One of the main reasons I read—and definitely why I write—is to try to see the world through someone else’s eyes. To try to imagine what life is like for someone who’s different from myself. And because writing entails a great deal of imaginative generosity, I almost think I’m a better person when I’m writing than I am in life. I’m forced into having empathy for everyone—even someone who I’d normally be upset with, or feel wronged by. I don’t feel like I’m allowed to dismiss any character as a writer, almost no matter what they do. All the energy goes towards trying to understand them. And the moment a character becomes real to me, and their experience becomes real to me, the writing itself almost feels like method acting. When I’m writing a story, which takes me a year or more, I can feel my character living with me—they’re responding to whatever funny, familial, or social situation I’m in, and I think about their responses constantly. This feeling of living alongside a character is one of the most gratifying things about writing, and definitely one of the reasons I do it.

It comes with a lot of research, of course. All the stories in The UnAmericans required interviews, travel, hours and hours in the archives. All of that stuff is so important in the beginning, but I reach a point where I have to shuck it away. Once I can figure out how the politics and history I’m learning about inform my narrator’s point of view, all the legwork goes away and it’s just about having this voice. I think that’s why my stories take so long—I have to absorb a huge amount of information before I can authentically inhabit a character’s voice. But probably the most important thing about writing fiction is thinking about what it’s like for other people. I don’t know if this will always be my approach—there are so many autobiographical fiction writers whose work I love and respect. For now, though, having to step outside my life is what works best for me. I feel like I’m able to access much deeper truths about my own life by exploring what I know from different angles, through the lens of character. Writing across boundaries—of gender, of generation, of country—helps me locate what I don’t know in what I know, and try to bring it out onto the page.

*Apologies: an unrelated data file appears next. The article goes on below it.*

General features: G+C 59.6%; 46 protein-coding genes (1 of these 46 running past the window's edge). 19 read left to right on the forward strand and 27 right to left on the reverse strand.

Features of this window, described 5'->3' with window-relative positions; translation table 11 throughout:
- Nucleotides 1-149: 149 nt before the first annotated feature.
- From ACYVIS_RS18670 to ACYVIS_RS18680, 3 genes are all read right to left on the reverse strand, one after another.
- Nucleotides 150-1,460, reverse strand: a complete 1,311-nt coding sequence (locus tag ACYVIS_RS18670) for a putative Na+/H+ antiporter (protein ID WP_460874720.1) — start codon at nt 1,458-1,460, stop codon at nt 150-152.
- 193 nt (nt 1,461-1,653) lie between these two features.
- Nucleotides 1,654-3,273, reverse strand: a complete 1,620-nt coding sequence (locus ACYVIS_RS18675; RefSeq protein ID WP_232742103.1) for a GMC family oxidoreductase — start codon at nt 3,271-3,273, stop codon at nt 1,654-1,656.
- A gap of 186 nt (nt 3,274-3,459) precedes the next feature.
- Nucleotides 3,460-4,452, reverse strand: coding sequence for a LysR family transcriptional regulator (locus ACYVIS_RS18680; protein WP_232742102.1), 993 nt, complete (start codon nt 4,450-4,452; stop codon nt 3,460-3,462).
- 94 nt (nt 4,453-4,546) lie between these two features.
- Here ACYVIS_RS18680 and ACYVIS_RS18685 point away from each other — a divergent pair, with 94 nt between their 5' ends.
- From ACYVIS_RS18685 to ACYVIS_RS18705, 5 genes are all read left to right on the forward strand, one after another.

In Paley’s fiction, I see how this kind of imaginative work can itself be a political act. It begins with her characters, who, no matter how troubled they are, or how flawed, always have dignity—as though Paley has done the work of getting to know them as they see themselves. But her characters—they tend to be smart, proud, and self-protective—also have such humility, a desire to understand others and see beyond their own perspective. This quality extends so naturally into the political arena. When I read a book that asks me to live in the head of another person and see things from their side—or when I see characters consider one another’s complexities in a generous way—I feel how that experience makes us more humane and compassionate. Great literature puts us in someone else’s shoes, asks us to reckon fully with what we may not have lived first-hand. There’s incredible power in this. I teach a lot of international fiction, and books in translation—and I’m continually awed by how literature enables my students to consider the predicaments of people who live where they have never been, and may never go. The way literature allows us to think about someone else’s circumstances feels political and important.

A couple years ago, as I was trying to figure out a way to put all my stories together, I hit a wall with my book. Whenever I’m feeling stressed out I always read author interviews with writers I love—always hoping to find that nugget of advice. I turned to Alice Munro and Natalia Ginsberg, Deborah Eisenberg and Edward P. Jones,  Edith Pearlman and Grace Paley, reading their author interviews the way I might seek out a wise relative for advice. Then I read Paley’s life-changing interview in The Paris Review. It was right when her stories were just being published, during a time when Hemingway was really big, and everyone was excited about male writers who’d come back from combat and were writing big, political war books. She describes being nervous that no one would find her stories—she called them “kitchen-table stories”—important or interesting enough. It was amazing to read about the anxieties of a person at the beginning of their career, someone who went on to be so revered. Because now, if I were to list our important political writers, I would have to include Grace Paley. How fascinating that she feared her stories were small when everyone else embraced them as so important. That was a revelation for me. She thought she was writing “kitchen-table stories”—but those kitchen-table stories extend from the kitchen into the street, from the streets into the neighborhood, and from there out into the world, all in a page and a half.